The government has drafted a bill to promote the use of biofuels as one of the efforts to move the country from over reliance on Biomass and fossil fuels to renewable energy sources in order to mitigate the effects of global climate change, The Sunrise has learnt.
The revelation was recently made by the State Minster for Energy and Minerals Peter Lokeris while officiating at the National Biomass Energy Dialogue 2016 at Hotel Africana under the theme “Increasing access to modern Biomass Energy for sustainable National development.”
“In a bid to increase the contribution of renewables in the energy mix and further diversify energy sources, Government is developing legislation to promote the sustainable production and use of biofuels especially in the household and transport sector,” Lokeris stated.
“Once enacted into law, oil companies will be obliged to blend fossil fuels with biofuels gradually up to a 20% mix,” Lokeris added.
Coming at a time when several parts of the country including the central region are facing a severe food shortage already claiming lives, observers argue that the bill is ill-timed as it may divert would-be vital food sources such as Cassava and Matooke for production of biofuels.
The Executive Director for Uganda Coalition on sustainable Development Richard Kimbowa however welcomed the development with a sense of hesitation arguing that while it sounds good in theory, it may be derailed by the government’s poor implementation.
“We need more proactive action beyond just legislation for which Uganda is known for but always remaining on paper. If government is serious about moving towards renewable like biofuels, let them create incentives in agriculture and the Housing sector for example. It is one of the ways to make it sustainable, ” Kimbowa said.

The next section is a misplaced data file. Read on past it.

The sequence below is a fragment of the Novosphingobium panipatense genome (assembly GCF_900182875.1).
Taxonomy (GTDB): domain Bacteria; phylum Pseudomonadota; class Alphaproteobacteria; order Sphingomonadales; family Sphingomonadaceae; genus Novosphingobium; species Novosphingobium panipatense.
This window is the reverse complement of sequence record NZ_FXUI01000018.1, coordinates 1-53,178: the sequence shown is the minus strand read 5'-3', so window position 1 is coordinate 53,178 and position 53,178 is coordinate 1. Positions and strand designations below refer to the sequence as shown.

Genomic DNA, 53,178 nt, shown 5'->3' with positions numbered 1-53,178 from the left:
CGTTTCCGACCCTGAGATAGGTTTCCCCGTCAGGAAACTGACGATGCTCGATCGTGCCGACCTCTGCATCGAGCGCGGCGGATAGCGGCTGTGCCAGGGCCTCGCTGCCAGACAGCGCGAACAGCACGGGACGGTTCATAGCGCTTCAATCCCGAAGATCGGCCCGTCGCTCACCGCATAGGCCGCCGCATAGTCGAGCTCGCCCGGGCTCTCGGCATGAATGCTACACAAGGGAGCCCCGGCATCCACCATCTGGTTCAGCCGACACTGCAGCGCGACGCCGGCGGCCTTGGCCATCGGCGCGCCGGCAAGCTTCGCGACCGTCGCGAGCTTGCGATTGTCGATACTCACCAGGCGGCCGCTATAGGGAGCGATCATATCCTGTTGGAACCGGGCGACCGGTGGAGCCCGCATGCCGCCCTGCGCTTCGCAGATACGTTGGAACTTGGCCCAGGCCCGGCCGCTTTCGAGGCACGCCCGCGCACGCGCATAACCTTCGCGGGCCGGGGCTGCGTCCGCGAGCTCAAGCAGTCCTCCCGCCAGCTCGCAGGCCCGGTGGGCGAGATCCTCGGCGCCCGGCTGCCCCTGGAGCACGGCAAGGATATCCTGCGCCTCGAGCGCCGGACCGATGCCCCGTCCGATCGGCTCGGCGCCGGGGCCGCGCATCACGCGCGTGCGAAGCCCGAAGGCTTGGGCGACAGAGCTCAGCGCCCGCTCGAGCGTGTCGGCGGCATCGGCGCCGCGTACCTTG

The revelation comes in the wake of a few preliminary efforts to perhaps ensure the country’s successful entry into the biofuel sub-sector.
According to sources in the Ministry of Energy, a feasibility study was recently commissioned by the Ministry of energy with a view to balance biofuel production and food security by recommending specific crops such as cassava and various banana types in a bid to avoid endangering the country’s food security,
In addition, a new state of the art Laboratory (yet to be officially inaugurated) has been established at the National Crop Resources Research Institute (NaCRRI) at Namulonge to facilitate research on biofuels.
Lokeris pointed out that the biofuel option is one of the adaptation and mitigation actions intended to aid Uganda move away from a huge dependence on biomass especially firewood and charcoal in Uganda’s energy mix which he said is already unsustainable worrying that its demand has already outstripped its supply.
Figures from the Ministry of Energy indicate that up 100,000 hectares of forest land is cleared every year for cooking wood, timber and land for agricultural production.